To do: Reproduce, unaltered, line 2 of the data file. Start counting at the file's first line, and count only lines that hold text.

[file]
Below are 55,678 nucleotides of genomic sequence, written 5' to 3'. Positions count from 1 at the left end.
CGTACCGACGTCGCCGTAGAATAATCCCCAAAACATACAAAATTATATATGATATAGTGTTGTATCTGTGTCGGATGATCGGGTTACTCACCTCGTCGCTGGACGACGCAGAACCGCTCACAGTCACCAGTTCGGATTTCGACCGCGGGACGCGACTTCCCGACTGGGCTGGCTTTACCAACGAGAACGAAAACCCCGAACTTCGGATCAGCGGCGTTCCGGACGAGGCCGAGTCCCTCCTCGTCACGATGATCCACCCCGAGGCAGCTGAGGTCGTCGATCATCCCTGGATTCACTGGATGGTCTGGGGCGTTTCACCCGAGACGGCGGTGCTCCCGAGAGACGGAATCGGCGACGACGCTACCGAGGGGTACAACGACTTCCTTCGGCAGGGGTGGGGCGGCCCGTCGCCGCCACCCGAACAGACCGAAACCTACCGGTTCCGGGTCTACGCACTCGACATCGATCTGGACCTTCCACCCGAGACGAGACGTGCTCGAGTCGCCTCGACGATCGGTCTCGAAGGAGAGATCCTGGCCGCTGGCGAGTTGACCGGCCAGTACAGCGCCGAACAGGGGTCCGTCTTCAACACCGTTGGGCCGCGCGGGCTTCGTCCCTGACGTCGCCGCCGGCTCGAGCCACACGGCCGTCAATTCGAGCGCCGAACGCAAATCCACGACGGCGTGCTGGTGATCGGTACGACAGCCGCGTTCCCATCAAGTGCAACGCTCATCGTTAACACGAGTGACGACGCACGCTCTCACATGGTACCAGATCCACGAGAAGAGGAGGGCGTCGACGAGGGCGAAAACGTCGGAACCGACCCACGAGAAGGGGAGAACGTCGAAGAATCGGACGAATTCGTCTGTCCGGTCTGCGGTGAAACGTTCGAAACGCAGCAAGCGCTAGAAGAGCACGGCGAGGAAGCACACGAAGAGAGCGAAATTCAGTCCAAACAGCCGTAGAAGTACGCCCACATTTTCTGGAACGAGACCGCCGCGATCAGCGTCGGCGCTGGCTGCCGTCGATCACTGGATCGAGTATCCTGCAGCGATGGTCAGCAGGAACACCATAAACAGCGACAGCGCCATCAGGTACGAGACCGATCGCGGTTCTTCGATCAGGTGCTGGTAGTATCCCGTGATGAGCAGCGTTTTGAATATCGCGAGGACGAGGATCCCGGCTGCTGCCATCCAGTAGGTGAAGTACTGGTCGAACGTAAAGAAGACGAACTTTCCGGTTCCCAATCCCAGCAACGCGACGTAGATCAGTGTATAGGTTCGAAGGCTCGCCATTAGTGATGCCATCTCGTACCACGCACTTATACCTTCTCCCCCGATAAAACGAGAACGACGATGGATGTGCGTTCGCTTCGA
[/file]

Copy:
CGTACCGACGTCGCCGTAGAATAATCCCCAAAACATACAAAATTATATATGATATAGTGTTGTATCTGTGTCGGATGATCGGGTTACTCACCTCGTCGCTGGACGACGCAGAACCGCTCACAGTCACCAGTTCGGATTTCGACCGCGGGACGCGACTTCCCGACTGGGCTGGCTTTACCAACGAGAACGAAAACCCCGAACTTCGGATCAGCGGCGTTCCGGACGAGGCCGAGTCCCTCCTCGTCACGATGATCCACCCCGAGGCAGCTGAGGTCGTCGATCATCCCTGGATTCACTGGATGGTCTGGGGCGTTTCACCCGAGACGGCGGTGCTCCCGAGAGACGGAATCGGCGACGACGCTACCGAGGGGTACAACGACTTCCTTCGGCAGGGGTGGGGCGGCCCGTCGCCGCCACCCGAACAGACCGAAACCTACCGGTTCCGGGTCTACGCACTCGACATCGATCTGGACCTTCCACCCGAGACGAGACGTGCTCGAGTCGCCTCGACGATCGGTCTCGAAGGAGAGATCCTGGCCGCTGGCGAGTTGACCGGCCAGTACAGCGCCGAACAGGGGTCCGTCTTCAACACCGTTGGGCCGCGCGGGCTTCGTCCCTGACGTCGCCGCCGGCTCGAGCCACACGGCCGTCAATTCGAGCGCCGAACGCAAATCCACGACGGCGTGCTGGTGATCGGTACGACAGCCGCGTTCCCATCAAGTGCAACGCTCATCGTTAACACGAGTGACGACGCACGCTCTCACATGGTACCAGATCCACGAGAAGAGGAGGGCGTCGACGAGGGCGAAAACGTCGGAACCGACCCACGAGAAGGGGAGAACGTCGAAGAATCGGACGAATTCGTCTGTCCGGTCTGCGGTGAAACGTTCGAAACGCAGCAAGCGCTAGAAGAGCACGGCGAGGAAGCACACGAAGAGAGCGAAATTCAGTCCAAACAGCCGTAGAAGTACGCCCACATTTTCTGGAACGAGACCGCCGCGATCAGCGTCGGCGCTGGCTGCCGTCGATCACTGGATCGAGTATCCTGCAGCGATGGTCAGCAGGAACACCATAAACAGCGACAGCGCCATCAGGTACGAGACCGATCGCGGTTCTTCGATCAGGTGCTGGTAGTATCCCGTGATGAGCAGCGTTTTGAATATCGCGAGGACGAGGATCCCGGCTGCTGCCATCCAGTAGGTGAAGTACTGGTCGAACGTAAAGAAGACGAACTTTCCGGTTCCCAATCCCAGCAACGCGACGTAGATCAGTGTATAGGTTCGAAGGCTCGCCATTAGTGATGCCATCTCGTACCACGCACTTATACCTTCTCCCCCGATAAAACGAGAACGACGATGGATGTGCGTTCGCTTCGA